The world market imports from Brazil 52.4 million tons of sugar every two years on average. The least we exported was 47.5 million tons and the most was 58.7 million. Up until April this year, the accumulated had been 55.6 million tons (May/2016 to April/2018). Due to the shortage of sugarcane destined for sugar this harvest, due to the reasons extensively discussed, and for the next harvest, if only the minimum is made available, that is, 47.5 million tons, Brazil can dry more than 8 million tons of sugar. How much is the world’s surplus anyway?

The fuel consumption by the Otto cycle over the last ten years has increased by 5.4% on average, and over the last five years by 2.65%. Let’s say that over the next years it increases by 4%. In two years we will have accumulated an increase in ethanol consumption (hydrous and anhydrous) of 2.4 billion liters. We can add to this volume the growth of the flex fleet, which deducting the scrapping rate of the vehicles, adds two million of new vehicles driving around in two years, that is, another 2.4 billion liters. Will there be enough sugarcane to meet this ethanol demand? It’s obvious that the answer will depend on the relative prices of ethanol and sugar.

Next year is also a huge question because it depends on the economic policy of a new government to be elected at the end of this year. If Brazil follows the world’s trend, we should elect a right-wing candidate, but if even the past is uncertain in this country, what can we say about the future? The thing is that depending on the polls if some mediocre candidate arises (and there are many) the real might suffer and delay a possible sugar recovery.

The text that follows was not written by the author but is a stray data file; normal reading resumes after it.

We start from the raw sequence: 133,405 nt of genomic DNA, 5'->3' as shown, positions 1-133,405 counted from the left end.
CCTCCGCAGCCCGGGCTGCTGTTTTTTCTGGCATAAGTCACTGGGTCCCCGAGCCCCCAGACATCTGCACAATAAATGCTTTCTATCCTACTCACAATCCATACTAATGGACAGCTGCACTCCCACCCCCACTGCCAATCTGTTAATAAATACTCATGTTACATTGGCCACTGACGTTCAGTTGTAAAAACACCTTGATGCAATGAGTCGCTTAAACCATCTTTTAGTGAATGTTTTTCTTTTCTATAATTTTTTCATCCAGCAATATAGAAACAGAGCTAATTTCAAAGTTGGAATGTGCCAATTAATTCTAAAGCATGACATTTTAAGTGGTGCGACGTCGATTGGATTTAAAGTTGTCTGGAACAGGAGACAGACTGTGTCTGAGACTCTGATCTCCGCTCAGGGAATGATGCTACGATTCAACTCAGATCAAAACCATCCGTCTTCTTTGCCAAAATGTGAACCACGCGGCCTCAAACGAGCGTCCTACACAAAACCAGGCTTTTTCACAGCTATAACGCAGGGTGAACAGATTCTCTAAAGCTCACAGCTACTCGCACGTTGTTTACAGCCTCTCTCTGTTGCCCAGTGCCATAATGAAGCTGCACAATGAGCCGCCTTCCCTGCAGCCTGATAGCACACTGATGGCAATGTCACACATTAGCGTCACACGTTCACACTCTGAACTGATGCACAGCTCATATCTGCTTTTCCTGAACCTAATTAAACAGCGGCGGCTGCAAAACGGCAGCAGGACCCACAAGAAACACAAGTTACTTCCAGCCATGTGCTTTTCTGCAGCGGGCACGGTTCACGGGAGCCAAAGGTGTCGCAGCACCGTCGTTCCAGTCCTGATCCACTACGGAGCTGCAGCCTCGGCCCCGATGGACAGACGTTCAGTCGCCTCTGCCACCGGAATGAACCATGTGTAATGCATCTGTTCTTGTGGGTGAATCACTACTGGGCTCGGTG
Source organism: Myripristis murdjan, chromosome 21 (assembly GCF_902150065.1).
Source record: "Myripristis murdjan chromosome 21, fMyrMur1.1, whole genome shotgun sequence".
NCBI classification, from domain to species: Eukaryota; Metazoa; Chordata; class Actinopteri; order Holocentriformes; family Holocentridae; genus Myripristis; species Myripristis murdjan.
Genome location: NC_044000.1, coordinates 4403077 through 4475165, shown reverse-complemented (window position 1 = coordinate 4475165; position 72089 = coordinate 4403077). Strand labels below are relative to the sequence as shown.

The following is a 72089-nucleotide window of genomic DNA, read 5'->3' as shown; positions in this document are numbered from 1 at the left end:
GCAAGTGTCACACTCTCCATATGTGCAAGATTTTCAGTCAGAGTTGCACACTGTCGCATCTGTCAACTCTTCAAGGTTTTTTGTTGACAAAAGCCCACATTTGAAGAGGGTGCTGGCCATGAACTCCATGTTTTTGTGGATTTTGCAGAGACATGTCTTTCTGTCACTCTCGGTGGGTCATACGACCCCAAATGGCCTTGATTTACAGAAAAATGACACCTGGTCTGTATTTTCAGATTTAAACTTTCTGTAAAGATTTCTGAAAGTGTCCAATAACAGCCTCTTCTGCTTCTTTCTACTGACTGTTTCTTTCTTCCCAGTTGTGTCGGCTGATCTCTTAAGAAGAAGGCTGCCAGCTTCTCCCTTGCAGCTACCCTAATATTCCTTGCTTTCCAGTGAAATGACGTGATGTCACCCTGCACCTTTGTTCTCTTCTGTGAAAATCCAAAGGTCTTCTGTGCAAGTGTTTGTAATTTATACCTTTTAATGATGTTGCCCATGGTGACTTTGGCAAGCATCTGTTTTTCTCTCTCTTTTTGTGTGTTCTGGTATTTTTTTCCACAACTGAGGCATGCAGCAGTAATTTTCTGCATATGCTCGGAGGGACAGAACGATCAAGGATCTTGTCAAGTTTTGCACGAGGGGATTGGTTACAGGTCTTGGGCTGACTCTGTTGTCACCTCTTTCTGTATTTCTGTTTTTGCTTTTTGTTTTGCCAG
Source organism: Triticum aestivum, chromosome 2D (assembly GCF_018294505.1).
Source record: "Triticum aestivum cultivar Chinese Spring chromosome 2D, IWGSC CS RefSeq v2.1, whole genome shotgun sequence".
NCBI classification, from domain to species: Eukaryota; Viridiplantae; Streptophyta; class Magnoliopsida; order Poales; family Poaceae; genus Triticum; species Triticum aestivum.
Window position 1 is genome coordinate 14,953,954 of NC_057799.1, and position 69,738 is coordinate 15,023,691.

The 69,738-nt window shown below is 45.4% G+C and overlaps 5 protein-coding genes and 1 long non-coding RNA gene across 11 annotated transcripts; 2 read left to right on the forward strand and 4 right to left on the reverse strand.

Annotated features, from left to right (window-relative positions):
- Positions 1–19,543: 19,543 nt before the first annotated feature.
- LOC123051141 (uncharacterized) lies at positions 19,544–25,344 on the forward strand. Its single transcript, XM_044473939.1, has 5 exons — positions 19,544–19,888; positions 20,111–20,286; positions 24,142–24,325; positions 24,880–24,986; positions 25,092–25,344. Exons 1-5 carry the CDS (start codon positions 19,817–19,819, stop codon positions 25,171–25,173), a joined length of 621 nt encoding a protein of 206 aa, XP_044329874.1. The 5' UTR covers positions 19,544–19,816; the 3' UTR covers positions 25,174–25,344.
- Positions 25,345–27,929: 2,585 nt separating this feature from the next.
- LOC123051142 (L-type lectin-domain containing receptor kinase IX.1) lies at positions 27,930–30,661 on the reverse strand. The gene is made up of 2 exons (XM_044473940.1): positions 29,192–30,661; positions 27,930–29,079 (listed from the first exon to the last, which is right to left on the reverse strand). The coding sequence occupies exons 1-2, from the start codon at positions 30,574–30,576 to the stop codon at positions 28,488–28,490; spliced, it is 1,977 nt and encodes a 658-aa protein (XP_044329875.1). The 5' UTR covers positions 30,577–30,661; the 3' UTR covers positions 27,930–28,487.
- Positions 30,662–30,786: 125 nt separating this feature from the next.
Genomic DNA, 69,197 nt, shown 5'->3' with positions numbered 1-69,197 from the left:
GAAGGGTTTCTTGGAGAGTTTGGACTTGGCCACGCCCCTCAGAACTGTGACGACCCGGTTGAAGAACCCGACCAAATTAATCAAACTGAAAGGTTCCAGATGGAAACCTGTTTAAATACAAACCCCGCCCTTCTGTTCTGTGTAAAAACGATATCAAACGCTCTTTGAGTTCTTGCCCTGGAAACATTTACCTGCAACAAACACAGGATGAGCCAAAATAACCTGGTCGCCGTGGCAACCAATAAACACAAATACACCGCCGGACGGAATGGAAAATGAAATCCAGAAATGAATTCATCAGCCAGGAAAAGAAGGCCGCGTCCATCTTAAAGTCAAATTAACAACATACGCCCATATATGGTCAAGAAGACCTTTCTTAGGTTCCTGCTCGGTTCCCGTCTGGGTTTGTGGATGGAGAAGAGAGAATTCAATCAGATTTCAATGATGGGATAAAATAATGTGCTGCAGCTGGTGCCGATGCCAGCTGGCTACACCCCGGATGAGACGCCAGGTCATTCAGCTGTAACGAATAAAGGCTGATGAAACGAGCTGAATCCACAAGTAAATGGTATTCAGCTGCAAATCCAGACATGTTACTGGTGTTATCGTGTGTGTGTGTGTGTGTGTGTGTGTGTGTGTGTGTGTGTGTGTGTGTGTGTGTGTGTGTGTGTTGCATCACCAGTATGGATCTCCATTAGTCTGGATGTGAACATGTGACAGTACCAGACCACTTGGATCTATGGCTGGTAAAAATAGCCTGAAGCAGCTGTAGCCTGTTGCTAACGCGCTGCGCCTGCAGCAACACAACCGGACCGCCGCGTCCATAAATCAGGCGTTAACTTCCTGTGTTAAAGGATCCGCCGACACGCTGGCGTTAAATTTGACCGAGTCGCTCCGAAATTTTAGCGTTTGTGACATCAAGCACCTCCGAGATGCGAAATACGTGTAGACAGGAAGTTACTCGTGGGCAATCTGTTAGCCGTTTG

Since nobody has a crystal ball to guess at the combo between exchange rate and sugar in cents per pound, our estimate is that if there are no upsets in the political and economic areas, sugar should trade in the last quarter of 2018 above 1,200 real per equivalent FOB ton.

In almost twenty years we have seen a curious phenomenon. In 90% of the times, the monthly average prices of the daily closing of the sugar in NY have shown their yearly peaks in the first quarter or in the last quarter of the year. The only exception was in 2000 and 2008 due to the exchange rate devaluation and the world economic crisis. And, also interesting, when a peak of a certain year occurred in the first quarter, the next year it occurred in the last quarter. Last year, the highest average price occurred in January (20.54 cents per pound). Therefore, as usual, this year it should occur in the last quarter. It has been like this since 2000, except in 2009 and 2010 whose peak always occurred in the last quarter.

There are less than twelve years to go before Lula gets out of prison.

Registrations for the 30th Intensive Course on Futures, Options and Derivatives – Agricultural Commodities are open. The course will be held on August 7, 8 and 9 in São Paulo-SP at the Hotel Wall Street on Rua Itapeva. If you plan on taking it, remember that spots are limited and in the last events they ran out 40 days before the course started.

The book “Derivativos Agrícolas”, written by journalist Carlos Raices and me, is already available on Amazon Books, iTunes, Google Play, Kobo and Livraria Cultura.

Just log on to the following link:

https://itunes.apple.com/br/book/derivados-agr%C3%ADcolas/id1294585521?mt=11. Good read!

If you want to get our weekly comments on sugar straight through your email, just sign up on our site by logging onto http://archerconsulting.com.br/cadastro/

Have a nice weekend everybody.

Arnaldo Luiz Corrêa